At Loyola, it’s easy to be green — for one more year, at least.
The $50,000 Green Initiative Fund — or as it is abbreviated on promotional materials, TGIF — is entering its third and potentially last year since it was recommended to the administration via student referendum in March 2013. The fund, which gets half of its funding from mandatory student development fees and half from the facilities budget, will be evaluated for renewal at the end of this school year.
This will be the first time the fund is reviewed, and the administration will choose whether to increase, decrease, or eliminate the fund’s budget. In 2014-2015, each of the 10,322 undergraduate students indirectly contributed approximately $2.42 to the fund through the student development fee of $762 per year per student. The $25,000 fund accounts for about 0.32 percent of the approximately $7.9 million raised by the student development fee.
Through TGIF, Loyola students can submit proposals for projects that promote eco-friendly technologies — such as electricity generating bicycles — and lifestyles. If their proposal is accepted, students can receive anywhere from $500 to $10,000 in funding. Students do not need to be part of an environmentally focused major, class or group to propose a project.
Recent initiatives include the “Kill the Cup” project, an effort to reduce the use of disposable coffee cups on campus.
The fund has never paid out the full $50,000 simply because the full amount hasn’t been requested by students to fund their projects. The most awarded to students was approximately $36,630 during the 2013-2014 school year, according to Loyola’s Director of Sustainability and TGIF advisor Aaron Durnbaugh.
Durnbaugh has been looking at the fund’s operations and structure.
“We’re planning to do … an evaluation, not just on the projects that were funded, but on how the fund is set up,” Durnbaugh said. “While we’ve only spent about half the money each year, there are [more] projects, bigger projects too, that we could support.”
Sundal Hashwani, TGIF chair and Student Government of Loyola Chicago executive sustainability officer, said she hopes the fund will be renewed.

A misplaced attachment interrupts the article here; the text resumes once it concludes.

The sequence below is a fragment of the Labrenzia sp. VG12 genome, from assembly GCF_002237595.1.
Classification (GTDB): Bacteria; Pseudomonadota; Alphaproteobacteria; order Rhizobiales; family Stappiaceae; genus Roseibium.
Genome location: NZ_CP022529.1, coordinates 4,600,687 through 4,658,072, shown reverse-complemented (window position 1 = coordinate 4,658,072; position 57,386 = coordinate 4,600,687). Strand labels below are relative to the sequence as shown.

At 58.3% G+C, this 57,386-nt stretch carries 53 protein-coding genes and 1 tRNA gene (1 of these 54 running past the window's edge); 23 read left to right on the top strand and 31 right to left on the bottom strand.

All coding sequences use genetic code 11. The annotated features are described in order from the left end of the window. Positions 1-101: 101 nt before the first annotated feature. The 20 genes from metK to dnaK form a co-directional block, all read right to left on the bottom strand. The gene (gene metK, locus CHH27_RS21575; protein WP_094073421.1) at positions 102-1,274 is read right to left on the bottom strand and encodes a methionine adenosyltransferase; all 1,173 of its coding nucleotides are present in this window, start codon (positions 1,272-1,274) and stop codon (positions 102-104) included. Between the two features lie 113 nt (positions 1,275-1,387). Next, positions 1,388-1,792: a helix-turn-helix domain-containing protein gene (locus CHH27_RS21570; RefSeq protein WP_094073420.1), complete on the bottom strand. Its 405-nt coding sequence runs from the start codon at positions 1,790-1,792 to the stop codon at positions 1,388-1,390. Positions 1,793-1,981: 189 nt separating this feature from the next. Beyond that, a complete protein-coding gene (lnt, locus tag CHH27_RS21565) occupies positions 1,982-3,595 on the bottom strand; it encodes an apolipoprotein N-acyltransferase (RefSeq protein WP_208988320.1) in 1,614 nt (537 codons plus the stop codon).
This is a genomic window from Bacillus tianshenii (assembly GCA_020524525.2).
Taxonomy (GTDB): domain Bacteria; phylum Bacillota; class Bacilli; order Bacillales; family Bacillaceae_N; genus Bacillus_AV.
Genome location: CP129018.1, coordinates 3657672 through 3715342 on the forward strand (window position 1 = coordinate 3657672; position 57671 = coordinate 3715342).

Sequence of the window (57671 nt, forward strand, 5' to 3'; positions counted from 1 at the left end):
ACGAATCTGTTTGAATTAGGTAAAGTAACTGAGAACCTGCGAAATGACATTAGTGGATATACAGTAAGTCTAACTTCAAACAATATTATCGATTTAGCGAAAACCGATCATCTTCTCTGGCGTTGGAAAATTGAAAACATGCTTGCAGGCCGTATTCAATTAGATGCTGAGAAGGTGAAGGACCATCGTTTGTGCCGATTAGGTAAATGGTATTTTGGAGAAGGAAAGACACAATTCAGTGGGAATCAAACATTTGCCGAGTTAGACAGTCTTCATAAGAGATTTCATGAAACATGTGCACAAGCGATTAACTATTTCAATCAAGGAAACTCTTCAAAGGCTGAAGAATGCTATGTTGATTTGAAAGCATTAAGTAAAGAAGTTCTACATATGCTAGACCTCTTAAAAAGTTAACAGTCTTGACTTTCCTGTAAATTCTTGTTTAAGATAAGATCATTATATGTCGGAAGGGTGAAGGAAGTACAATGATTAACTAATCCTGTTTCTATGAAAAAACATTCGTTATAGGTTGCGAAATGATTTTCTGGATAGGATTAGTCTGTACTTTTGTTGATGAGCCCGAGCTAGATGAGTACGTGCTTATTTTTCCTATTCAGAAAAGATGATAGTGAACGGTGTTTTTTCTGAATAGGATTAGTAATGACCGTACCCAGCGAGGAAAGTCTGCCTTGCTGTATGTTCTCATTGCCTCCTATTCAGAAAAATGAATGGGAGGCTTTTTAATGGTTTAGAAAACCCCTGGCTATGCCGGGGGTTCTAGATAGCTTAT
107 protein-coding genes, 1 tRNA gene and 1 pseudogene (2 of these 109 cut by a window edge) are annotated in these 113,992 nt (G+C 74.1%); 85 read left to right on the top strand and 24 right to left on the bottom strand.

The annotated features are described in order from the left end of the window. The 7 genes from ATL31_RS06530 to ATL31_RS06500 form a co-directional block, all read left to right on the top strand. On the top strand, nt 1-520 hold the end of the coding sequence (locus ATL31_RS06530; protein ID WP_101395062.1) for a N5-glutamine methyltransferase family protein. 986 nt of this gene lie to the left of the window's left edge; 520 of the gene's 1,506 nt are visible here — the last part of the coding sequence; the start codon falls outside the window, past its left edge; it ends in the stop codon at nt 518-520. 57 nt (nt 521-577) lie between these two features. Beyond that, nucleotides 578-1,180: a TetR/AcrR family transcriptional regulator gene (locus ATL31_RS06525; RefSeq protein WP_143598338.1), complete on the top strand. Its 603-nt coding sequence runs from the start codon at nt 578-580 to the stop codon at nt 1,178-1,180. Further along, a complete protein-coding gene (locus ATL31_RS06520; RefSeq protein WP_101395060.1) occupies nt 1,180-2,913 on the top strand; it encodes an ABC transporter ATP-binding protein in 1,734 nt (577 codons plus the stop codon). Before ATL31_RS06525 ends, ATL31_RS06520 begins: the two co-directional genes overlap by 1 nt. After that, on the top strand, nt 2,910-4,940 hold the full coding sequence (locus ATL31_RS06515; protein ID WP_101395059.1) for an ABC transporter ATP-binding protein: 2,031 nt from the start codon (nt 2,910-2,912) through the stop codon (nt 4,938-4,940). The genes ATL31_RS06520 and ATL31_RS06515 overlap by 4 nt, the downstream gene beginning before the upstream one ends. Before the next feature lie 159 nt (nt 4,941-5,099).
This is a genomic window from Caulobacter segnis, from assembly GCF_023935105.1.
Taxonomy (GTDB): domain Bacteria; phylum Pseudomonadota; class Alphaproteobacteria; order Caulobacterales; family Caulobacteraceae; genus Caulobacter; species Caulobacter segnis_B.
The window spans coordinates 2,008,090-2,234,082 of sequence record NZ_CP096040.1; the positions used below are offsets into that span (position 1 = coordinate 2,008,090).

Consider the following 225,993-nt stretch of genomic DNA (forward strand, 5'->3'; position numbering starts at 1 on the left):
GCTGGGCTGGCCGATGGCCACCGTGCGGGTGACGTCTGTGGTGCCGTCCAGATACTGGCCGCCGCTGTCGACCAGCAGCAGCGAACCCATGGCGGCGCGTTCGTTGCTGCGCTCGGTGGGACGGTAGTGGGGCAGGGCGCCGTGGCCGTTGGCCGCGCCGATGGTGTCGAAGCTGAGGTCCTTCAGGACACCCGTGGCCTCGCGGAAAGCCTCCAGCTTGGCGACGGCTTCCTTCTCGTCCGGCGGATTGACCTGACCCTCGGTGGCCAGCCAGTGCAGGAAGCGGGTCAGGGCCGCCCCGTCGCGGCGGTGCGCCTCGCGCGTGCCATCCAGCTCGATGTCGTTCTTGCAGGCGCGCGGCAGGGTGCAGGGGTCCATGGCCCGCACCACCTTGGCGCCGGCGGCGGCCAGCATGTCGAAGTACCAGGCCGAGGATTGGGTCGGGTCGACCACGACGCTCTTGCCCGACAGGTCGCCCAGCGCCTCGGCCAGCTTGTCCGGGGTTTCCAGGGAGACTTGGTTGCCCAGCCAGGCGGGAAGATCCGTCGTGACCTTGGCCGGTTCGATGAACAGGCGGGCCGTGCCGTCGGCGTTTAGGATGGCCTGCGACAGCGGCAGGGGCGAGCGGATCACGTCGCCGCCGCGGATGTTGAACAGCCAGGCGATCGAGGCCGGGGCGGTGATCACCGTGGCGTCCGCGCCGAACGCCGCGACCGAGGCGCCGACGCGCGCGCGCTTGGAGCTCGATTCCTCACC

“I’m currently trying to write a proposal to keep it alive,” said Hashwani.
The 21-year-old senior and biology major said one of her biggest concerns is assuring administrators that setting aside the $50,000 budget is worth it.
“We try as hard as we can to use the full fund because [the unused money] will just be absorbed back into the university,” said Hashwani.
Unspent money from the fund is given back to the university for financial aid, operating costs or to build the endowment, Durnbaugh said in an email to The Phoenix.
To take advantage of the fund’s available budget, students need to propose more projects. TGIF’s Public Relations Chair, Kelsey Cheng, said she is trying to increase student interest. TGIF is partnering with Rambler Buzz, SGLC, the Student Environmental Alliance and the Institute of Environmental Sustainability to spread the word, she said.
Durnbaugh also encourages students from any academic program to get involved, as it can help students be competitive in their job search.
“What differentiates students when they leave university isn’t their degree,” Durnbaugh said. “What differentiates [students] is the experience [of] actually coming up with something, partnering with something and seeing it through.”
Senior Allison Ryder said she hopes the university continues to fund TGIF because she thinks the green initiatives make Loyola a place people want to come to for an education.
“I think that [Loyola’s environmental sustainability programs] actually draw a lot of people into coming here because people are looking for environmentally friendly and sustainable places to begin their lives and form the values and ethics behind that,” said the 20-year-old finance and international business double-major.
Veronica Krysa, 21, thinks the administration will most likely decrease the amount of money provided for TGIF since the fund has never spent the full amount available. Her hopes, however, are different from her prediction.
“I wouldn’t want [Loyola’s administration] to decrease [TGIF funding],” said the senior marketing and management double-major. “One of the good things about Loyola is that they give you the opportunities to actually make changes to the university that you want.”
The deadline for students to apply for TGIF funding this semester is Sept. 14. Students may additionally apply for funding in the spring semester before the Jan. 25 deadline.